Overexercise to control one’s weight or shape appears to be a suicide risk factor for young people, four studies reported in the April 30 Psychiatry Research suggest.
The studies were headed by April Smith, Ph.D., an assistant professor of psychology at Miami University in Ohio.
And they are “persuasive in supporting the idea that overexercise is not only physically, but also psychologically, deleterious,” Michael Devlin, M.D., told Psychiatric News. Devlin is clinical coordinator of eating disorders research at the New York State Psychiatric Institute. He was not involved in the study.
The first study included 204 young women who met full or partial criteria for a DSM-IV diagnosis of bulimia nervosa. The researchers evaluated the subjects not just for bulimic behaviors such as vomiting, purging, and fasting, but for overexercise, defined as “hard exercise as a means of controlling weight or shape.”
Most of the subjects (60 percent) reported engaging in hard exercise over the previous 28 days, with a range from one episode to 84 episodes. The subjects were also evaluated for suicidal gestures and attempts. Finally the researchers looked to see whether overexercise in the cohort significantly predicted suicidal gestures and suicide attempts, even when other bulimic behaviors such as vomiting, purging, and fasting were considered. They found that it did.
The second study included a nonclinical sample—171 college students (80 percent of whom were female). The subjects were evaluated for bulimia nervosa behaviors, including overexercise, as well as for acquired capability for suicide—defined as fearlessness about lethal self-injury and ability to tolerate pain. The researchers found that overexercise predicted acquired capability for suicide even when other bulimia nervosa behaviors were considered.
Thus it looked as if overexercise might be able to contribute to suicidal behavior in young people bent on controlling their weight or shape through such intense exercising. But if this were the case, how might overexercise have such an impact? Smith and her colleagues conducted a third study to find out.
In this study, with a new sample of 467 college students (57 percent female), Smith and her colleagues found that overexercise significantly predicted pain insensitivity over and above other bulimic behaviors and that pain insensitivity in turn significantly predicted an acquired capability for suicide.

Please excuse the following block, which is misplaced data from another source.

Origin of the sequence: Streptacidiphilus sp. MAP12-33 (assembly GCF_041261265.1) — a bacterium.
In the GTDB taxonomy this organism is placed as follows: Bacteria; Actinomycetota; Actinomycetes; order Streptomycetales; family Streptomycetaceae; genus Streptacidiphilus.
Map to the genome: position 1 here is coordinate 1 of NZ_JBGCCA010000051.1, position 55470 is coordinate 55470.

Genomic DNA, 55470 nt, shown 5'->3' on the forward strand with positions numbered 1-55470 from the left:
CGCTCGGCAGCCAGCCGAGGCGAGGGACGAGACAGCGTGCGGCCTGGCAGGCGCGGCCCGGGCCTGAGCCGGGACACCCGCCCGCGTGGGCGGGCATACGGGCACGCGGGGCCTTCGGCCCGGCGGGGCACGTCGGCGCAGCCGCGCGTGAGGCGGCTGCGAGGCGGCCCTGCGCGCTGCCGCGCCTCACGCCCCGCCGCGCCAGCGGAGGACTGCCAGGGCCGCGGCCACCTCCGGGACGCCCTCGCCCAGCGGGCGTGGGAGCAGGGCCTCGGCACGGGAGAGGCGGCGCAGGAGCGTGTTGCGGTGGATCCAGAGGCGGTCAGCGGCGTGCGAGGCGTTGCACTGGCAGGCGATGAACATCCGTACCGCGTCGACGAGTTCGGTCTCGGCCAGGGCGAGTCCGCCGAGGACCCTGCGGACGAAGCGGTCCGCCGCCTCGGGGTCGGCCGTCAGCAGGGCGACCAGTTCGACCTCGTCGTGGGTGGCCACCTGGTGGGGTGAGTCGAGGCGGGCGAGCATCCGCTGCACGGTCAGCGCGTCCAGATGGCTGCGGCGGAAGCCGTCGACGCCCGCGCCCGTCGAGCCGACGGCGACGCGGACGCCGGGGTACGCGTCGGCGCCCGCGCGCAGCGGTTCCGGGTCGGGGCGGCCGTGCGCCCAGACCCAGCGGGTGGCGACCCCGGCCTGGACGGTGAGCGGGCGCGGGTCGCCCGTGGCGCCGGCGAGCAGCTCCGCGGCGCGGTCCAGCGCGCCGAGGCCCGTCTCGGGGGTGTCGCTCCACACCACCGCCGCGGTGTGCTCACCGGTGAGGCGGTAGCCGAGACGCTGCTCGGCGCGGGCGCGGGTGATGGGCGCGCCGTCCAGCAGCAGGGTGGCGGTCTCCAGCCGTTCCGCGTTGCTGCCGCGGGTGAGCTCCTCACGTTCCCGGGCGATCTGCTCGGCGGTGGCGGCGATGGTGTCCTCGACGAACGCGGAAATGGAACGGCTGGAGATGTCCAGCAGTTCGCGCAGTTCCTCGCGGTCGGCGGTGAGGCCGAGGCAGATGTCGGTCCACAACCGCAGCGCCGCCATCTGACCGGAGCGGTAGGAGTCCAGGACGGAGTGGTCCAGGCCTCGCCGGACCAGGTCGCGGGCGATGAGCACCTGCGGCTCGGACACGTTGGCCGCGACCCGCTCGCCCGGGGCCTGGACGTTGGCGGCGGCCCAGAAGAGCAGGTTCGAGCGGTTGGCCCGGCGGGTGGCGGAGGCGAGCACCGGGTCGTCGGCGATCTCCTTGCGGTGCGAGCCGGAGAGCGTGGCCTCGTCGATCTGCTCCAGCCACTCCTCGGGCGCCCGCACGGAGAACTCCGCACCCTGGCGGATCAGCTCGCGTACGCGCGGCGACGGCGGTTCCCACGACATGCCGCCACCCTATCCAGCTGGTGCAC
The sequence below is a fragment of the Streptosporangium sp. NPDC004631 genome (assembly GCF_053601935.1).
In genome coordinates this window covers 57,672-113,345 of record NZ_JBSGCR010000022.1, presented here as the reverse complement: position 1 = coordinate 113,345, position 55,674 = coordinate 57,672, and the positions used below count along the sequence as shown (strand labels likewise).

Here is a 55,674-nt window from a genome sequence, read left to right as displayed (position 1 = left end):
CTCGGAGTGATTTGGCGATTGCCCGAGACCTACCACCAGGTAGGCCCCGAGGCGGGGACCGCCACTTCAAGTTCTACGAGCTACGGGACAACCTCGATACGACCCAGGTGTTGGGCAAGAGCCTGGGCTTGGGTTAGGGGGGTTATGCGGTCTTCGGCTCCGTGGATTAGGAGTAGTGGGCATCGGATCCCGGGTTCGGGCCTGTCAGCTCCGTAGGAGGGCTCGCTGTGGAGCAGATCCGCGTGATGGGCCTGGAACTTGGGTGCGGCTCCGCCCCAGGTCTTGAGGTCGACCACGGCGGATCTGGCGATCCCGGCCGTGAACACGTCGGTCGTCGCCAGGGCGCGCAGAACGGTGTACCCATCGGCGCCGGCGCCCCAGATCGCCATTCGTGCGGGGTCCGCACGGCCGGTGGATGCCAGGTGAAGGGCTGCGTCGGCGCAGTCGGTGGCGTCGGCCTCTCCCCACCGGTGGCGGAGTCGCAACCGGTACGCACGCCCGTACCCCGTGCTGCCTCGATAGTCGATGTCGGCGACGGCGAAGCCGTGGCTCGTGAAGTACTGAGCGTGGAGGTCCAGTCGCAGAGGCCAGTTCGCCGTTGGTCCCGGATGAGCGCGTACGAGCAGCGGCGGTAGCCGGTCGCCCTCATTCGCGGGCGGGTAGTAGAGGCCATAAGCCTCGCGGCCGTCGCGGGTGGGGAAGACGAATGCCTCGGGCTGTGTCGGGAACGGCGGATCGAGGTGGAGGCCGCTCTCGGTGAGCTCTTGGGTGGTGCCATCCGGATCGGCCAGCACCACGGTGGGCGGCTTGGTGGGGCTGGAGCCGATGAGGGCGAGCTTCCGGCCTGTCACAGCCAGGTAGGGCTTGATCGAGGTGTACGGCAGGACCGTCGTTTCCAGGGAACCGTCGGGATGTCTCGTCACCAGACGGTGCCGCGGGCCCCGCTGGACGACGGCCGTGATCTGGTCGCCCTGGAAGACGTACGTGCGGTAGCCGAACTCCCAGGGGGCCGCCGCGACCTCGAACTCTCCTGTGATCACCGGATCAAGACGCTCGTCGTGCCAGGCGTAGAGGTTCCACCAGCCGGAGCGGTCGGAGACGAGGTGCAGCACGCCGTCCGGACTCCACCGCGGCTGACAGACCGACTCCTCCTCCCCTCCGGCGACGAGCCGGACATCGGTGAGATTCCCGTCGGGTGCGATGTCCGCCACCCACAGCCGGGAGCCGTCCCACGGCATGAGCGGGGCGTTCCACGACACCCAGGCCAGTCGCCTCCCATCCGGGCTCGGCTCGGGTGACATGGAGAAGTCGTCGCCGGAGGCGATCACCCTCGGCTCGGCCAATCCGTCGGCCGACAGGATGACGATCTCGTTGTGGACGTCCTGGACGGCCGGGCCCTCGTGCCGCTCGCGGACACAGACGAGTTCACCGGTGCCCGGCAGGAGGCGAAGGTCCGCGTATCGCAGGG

Finally, in a fourth study using a new sample of 512 college students (80 percent female), Smith and her team wanted to find out whether acquired capability for suicide accounted for the relationship between overexercise and suicidal behavior. They found that such an association did exist.
“Overall, the results of the four studies converge to suggest that overexercise is related to suicide attempts through its association with pain insensitivity and the acquired capability for suicide,” the researchers concluded.
“This is a thoughtfully designed series of studies that is centered on the concept of acquired capability for suicide, essentially a lowering of barriers to suicide that are related to the anticipation of pain,” Devlin commented. “Although only one in four studies was conducted in a sample of women with bulimia nervosa, the findings suggest a link between overexercise and suicidal behavior that is in part related to the degree to which overexercise leads to pain insensitivity and to an increase in acquired capacity for suicide. As the authors acknowledge, the studies are cross-sectional, limiting the degree to which causal inferences can be made and the confidence with which we would use the findings to support treatment recommendations.” But nonetheless, the results do suggest that overexercise is psychologically deleterious, and “while therapists have always recommended against overexercise, they now have an additional reason to do so,” he said.
The study was funded by a National Research Service Award from the National Institute of Mental Health. ■